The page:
Structure[ edit ] There are four types of epiphysis: The region of the long bone that forms the joint is a pressure epiphysis e. Pressure epiphyses assist in transmitting the weight of the human body and are the regions of the bone that are under pressure during movement or locomotion. Another example of a pressure epiphysis is the head of the humerus which is part of the shoulder complex.
A sacrament in which the Holy Ghost is given to those already baptized in order to make them strong and perfect Christians and soldiers of Jesus Christ. It has been variously designated: With reference to its effect it is the "Sacrament of the Holy Ghost", the "Sacrament of the Seal" signaculum, sigillum, sphragis.
From the external rite it is known as the "imposition of hands" epithesis cheironor as "anointing with chrism" unctio, chrismatio, chrisma, myron.
The names at present in use are, for the Western Churchconfirmatio, and for the Greek, to myron. Present practice and doctrine Rite In the Western Church the sacrament is usually administered by the bishop.
At the beginning of the ceremony there is a general imposition of handsthe bishop meantime praying that the Holy Ghost may come down upon those who have already been regenerated: A prayer is added that the Holy Spirit may dwell in the hearts of those who have been confirmed, and the rite closes with the bishop's blessing.
The Eastern Church omits the imposition of hands and the prayer at the beginning, and accompanies the anointing with the words: Minister The bishop alone is the ordinary minister of confirmation. This is expressly declared by the Council of Trent Sess.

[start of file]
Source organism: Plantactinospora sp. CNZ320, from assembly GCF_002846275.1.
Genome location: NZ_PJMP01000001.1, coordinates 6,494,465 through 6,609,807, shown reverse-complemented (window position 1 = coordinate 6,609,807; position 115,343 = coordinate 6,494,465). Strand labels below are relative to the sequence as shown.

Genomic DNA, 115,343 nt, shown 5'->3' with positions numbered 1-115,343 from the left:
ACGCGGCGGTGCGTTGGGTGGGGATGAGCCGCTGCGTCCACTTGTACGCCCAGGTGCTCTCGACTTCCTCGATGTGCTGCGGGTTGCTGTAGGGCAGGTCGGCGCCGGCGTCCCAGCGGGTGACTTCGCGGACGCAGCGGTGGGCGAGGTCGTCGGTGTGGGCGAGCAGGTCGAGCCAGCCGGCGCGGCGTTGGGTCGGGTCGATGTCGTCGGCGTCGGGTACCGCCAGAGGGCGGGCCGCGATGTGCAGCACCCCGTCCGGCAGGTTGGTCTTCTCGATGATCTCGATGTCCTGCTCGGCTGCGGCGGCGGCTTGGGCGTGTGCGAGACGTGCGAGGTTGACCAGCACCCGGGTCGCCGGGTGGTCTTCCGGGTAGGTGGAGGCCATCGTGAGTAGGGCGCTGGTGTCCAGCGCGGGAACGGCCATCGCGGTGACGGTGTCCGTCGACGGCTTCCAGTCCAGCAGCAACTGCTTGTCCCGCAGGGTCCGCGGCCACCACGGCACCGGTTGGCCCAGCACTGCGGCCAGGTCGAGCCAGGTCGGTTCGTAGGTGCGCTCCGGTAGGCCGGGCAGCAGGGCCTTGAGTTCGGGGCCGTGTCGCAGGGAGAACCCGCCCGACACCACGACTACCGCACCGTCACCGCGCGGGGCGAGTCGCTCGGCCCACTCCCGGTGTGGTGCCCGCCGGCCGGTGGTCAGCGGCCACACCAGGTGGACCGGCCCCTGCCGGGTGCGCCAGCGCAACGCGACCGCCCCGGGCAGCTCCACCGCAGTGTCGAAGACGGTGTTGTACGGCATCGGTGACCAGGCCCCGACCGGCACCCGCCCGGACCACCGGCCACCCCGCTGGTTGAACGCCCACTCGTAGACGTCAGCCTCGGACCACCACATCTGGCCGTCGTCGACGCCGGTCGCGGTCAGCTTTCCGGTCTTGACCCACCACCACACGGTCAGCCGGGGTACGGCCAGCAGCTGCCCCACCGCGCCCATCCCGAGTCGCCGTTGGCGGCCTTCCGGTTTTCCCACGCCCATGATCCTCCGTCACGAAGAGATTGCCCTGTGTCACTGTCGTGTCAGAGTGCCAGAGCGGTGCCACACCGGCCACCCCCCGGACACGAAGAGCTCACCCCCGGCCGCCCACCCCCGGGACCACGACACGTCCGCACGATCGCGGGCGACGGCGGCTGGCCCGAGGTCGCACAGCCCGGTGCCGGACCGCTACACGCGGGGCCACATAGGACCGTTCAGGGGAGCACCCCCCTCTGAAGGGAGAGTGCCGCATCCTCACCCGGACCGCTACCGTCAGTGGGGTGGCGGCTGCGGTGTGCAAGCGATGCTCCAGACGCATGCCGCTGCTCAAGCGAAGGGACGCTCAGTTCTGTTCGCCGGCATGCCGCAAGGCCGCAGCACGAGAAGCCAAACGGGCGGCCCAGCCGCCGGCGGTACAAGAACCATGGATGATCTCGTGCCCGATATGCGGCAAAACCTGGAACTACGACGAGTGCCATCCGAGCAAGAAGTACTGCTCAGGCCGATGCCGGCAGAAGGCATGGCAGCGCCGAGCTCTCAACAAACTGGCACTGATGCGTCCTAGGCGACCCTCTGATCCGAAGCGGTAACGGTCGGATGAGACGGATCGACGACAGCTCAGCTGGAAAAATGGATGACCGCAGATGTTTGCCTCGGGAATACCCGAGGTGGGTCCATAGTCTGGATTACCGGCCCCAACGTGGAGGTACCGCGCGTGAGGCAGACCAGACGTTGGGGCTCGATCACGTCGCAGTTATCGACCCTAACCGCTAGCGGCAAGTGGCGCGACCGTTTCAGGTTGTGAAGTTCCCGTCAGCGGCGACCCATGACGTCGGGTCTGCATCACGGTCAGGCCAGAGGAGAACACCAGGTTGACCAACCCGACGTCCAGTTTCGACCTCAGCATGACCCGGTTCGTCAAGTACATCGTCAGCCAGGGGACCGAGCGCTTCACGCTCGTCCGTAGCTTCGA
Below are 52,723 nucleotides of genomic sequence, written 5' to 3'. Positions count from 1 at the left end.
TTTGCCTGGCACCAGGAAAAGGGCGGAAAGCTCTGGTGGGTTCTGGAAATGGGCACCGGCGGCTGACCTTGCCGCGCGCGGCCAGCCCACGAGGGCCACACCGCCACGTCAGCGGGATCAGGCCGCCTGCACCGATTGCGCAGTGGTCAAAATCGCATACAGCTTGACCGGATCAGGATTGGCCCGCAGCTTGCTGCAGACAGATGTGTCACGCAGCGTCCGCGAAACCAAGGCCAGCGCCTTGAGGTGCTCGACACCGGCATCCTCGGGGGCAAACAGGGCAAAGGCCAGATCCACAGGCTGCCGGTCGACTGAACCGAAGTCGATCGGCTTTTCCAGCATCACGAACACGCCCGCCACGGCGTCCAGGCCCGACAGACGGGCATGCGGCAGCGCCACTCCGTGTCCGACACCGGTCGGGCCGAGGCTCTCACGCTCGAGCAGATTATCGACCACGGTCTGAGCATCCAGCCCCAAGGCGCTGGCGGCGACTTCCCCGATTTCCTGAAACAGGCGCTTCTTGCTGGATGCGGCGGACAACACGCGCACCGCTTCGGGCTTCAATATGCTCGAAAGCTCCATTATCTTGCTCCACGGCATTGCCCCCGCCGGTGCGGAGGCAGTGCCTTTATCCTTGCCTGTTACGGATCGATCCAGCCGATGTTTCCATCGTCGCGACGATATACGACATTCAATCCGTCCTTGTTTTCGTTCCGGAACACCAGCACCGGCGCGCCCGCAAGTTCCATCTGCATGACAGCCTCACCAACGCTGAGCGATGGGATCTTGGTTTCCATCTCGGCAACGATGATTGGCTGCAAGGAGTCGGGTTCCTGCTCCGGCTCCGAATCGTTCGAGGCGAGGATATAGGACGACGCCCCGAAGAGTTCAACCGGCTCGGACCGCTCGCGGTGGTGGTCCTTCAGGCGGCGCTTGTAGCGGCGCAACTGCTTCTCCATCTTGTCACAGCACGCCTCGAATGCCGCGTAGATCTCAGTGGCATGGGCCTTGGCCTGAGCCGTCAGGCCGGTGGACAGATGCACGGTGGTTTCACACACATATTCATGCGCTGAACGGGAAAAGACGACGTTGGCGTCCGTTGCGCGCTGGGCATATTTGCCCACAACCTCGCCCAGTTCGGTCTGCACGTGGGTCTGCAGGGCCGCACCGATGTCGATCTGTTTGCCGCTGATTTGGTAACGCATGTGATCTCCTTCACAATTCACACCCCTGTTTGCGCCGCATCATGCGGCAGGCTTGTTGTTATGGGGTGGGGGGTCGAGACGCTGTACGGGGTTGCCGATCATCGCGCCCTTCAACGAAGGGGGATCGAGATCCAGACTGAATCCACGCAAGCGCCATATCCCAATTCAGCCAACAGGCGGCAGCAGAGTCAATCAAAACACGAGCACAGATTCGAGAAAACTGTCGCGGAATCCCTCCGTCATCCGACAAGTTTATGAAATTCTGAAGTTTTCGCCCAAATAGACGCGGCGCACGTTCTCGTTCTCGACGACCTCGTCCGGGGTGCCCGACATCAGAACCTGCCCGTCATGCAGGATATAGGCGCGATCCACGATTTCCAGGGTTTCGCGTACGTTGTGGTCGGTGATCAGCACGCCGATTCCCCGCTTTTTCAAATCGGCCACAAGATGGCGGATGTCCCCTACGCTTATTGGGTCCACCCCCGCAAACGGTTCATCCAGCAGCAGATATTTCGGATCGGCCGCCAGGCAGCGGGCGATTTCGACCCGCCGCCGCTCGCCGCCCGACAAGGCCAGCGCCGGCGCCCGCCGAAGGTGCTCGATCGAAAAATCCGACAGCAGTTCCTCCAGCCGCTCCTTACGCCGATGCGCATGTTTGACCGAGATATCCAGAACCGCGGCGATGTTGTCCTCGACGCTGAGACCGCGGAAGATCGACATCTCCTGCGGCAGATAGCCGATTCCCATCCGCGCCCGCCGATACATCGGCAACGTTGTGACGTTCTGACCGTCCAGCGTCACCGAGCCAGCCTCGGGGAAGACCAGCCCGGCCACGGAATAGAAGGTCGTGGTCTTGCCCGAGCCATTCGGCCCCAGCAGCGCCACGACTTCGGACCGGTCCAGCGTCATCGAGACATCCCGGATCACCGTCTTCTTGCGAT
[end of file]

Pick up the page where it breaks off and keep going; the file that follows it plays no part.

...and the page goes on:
A bishop confirms validly even those who are not his own subjects; but to confirm licitly in another diocese he must secure the permission of the bishop of that diocese. Simple priests may be the extraordinary ministers of the sacrament under certain conditions.
In such cases, however, the priest cannot wear pontifical vestmentsand he is obliged to use chrism blessed by a Catholic bishop. In the Greek Churchconfirmation is given by simple priests without special delegationand their ministration is accepted by the Western Church as valid.
They must, however, use chrism blessed by a patriarch. Matter and form There has been much discussion among theologians as to what constitutes the essential matter of this sacrament.
Aureolus and Petaviusheld that it consists in the imposition of hands. ThomasBellarmineand Maldonatusmaintain that it is the anointing with chrism. According to a third opinion MorinusTapper either anointing or imposition of hands suffices.
Finally, the most generally accepted view is that the anointing and the imposition of hands conjointly are the matter. The "imposition", however, is not that with which the rite begins but the laying on of hands which takes place in the act of anointing.
As Peter the Lombard declares: Pontifex per impositionem manus confirmandos ungit in fronte IV Sent. De Augustinis, "De re sacramentaria", 2d ed. The chrism employed must be a mixture of olive oil and balsam consecrated by a bishop.
The difference regarding the form of the sacramenti. The validity of both the Latin and the Greek form is unquestionable.
Additional details are given below in the historical outline. Recipient Confirmation can be conferred only on those who have already been baptized and have not yet been confirmed.